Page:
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Ramsey announces ‘Meeting the Challenge’ celebration

August 20th, 2006

The University of Louisville is close to meeting every goal set out in the Challenge for Excellence, a 10-year strategic plan the school launched in 1998 as part of an effort to reform higher education in Kentucky.

The university is achieving the plan more than a year ahead of schedule, President James Ramsey said Sunday at a convocation at the School of Music welcoming entering students.

A key feature of U of L’s plan was to recruit better students, Ramsey said. This fall, the university’s 2,400 entering freshmen have an average ACT score of 24.2, which is nearly three points higher than the average ACT score of 21.5 held by entering freshmen in 1999.

“You are the best academically prepared entering class in our history,” he said.

Planning already has begun for a campuswide party Sept.15 on the Belknap Campus Oval to celebrate U of L’s meeting the Challenge ahead of time. The party is being held to say thank-you to faculty, staff and students for moving the plan along so quickly, Ramsey said.

“Accomplishing these goals has required an amazing amount of work, and we couldn’t have done it without the efforts of each and every member of the U of L family,” he said.

The celebration on the Oval “won’t be a formal meeting … we’re going to have fun.”

More details about the celebration will be available to U of L faculty and staff soon in U of L Today. Students should watch NetMail and the SGA weekly e-mail.

By the start of this school year, U of L will have met or exceeded all but one of the 11 goals it developed in response to Kentucky’s 1997 higher education reform law. The university hopes to achieve the last goal, attaining a National Cancer Institute designation for the James Graham Brown Cancer Center, sometime in the next year, Ramsey added.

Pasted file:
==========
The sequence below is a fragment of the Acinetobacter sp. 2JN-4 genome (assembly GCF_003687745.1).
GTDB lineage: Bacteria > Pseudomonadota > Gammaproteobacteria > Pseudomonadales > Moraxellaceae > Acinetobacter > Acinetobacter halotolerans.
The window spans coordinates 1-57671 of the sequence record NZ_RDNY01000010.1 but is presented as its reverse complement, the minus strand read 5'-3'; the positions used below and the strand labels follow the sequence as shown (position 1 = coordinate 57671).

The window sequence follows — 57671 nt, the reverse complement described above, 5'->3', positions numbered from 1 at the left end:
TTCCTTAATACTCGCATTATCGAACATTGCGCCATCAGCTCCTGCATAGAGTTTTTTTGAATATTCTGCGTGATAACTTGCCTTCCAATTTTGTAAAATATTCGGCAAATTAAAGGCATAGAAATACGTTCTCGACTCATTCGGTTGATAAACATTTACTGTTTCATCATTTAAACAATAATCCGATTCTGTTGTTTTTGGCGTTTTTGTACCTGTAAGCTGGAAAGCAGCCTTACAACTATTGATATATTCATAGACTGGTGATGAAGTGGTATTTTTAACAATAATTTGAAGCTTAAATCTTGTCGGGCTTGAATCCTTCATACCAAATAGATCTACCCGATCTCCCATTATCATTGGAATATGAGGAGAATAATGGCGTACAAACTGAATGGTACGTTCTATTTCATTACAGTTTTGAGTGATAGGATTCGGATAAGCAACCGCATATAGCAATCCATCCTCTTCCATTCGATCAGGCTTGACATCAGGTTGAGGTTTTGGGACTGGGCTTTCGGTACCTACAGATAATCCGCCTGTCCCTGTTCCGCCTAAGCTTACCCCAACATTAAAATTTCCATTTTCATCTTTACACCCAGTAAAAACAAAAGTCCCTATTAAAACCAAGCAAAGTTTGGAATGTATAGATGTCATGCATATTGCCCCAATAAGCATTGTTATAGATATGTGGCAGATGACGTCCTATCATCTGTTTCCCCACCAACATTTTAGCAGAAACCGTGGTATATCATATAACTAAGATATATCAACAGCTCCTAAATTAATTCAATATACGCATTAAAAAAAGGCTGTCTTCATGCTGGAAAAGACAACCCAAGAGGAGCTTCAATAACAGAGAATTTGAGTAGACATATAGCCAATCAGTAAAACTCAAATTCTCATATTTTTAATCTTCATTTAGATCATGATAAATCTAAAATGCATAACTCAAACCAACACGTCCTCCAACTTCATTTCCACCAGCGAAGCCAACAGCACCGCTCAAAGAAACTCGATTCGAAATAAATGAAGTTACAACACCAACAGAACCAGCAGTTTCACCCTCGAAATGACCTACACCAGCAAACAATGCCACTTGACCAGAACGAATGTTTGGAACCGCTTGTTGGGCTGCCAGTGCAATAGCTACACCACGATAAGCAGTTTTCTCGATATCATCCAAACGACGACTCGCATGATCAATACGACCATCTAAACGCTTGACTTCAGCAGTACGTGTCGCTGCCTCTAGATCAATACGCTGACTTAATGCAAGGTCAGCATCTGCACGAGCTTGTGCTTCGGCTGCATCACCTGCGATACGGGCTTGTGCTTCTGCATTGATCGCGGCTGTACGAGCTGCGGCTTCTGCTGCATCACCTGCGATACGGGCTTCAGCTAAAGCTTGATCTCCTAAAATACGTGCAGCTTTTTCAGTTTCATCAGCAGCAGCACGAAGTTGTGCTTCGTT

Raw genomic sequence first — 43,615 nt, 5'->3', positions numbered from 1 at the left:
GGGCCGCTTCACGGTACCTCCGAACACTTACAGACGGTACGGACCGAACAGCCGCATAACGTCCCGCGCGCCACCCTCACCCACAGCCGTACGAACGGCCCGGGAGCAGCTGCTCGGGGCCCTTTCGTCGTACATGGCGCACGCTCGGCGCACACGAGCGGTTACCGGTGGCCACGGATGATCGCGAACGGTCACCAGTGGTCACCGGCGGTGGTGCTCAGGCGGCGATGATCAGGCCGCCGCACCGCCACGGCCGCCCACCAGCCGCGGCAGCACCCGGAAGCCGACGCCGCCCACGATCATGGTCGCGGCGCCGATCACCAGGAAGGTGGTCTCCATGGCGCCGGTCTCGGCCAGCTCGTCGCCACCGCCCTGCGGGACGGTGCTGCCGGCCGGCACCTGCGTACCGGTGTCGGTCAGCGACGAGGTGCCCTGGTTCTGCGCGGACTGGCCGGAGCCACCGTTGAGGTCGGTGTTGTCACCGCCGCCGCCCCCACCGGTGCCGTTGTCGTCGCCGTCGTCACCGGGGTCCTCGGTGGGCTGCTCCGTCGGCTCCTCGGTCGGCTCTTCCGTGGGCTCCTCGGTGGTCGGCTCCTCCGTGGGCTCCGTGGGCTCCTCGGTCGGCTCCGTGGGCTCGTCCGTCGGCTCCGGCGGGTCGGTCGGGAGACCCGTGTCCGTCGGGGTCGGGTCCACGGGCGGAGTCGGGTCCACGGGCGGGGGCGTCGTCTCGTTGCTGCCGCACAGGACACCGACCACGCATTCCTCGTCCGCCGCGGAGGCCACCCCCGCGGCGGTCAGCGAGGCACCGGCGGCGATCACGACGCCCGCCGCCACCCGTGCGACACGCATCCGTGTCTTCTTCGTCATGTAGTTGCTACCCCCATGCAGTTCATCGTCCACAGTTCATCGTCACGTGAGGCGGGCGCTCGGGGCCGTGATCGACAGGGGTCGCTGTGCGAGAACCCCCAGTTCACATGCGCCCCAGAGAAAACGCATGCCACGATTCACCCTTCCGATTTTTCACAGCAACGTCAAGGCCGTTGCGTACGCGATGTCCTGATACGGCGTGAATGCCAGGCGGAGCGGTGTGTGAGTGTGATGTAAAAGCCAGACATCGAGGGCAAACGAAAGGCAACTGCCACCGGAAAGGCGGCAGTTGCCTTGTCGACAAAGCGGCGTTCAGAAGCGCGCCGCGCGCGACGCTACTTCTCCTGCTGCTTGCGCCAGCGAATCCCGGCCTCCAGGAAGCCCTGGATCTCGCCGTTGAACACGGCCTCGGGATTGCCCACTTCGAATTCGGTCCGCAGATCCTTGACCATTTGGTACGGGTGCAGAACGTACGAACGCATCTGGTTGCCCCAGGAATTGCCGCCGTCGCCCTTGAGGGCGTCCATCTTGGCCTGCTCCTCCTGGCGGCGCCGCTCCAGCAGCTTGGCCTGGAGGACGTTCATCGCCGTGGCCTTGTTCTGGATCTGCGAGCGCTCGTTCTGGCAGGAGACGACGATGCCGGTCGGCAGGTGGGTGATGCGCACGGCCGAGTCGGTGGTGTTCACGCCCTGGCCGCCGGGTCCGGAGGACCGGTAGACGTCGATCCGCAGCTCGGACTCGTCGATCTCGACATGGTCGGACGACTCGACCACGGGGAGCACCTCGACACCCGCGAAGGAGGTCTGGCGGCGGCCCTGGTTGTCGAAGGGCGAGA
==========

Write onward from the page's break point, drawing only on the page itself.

Besides building a better student population and improving its undergraduate programs, U of L has more than quadrupled its federal research funding from $14.8 million to $74.5 million and has hiked its endowment from $255 million to $675.8 million.

In 2000, U of L was classified as a Carnegie Research I university. Since 1999, the university has earned national recognition for more than 20 of its programs, raised the number of its endowed chairs and professorships from 54 to 121, upped the number of its doctoral graduates from 78 to 144, increased its number of patents from 15 to 46 and created 18 new businesses.

“We’ ve also been recognized as a national leader for linking our resources with the community through partnerships such as Metropolitan College and Partnership for a Green City,” Ramsey said.

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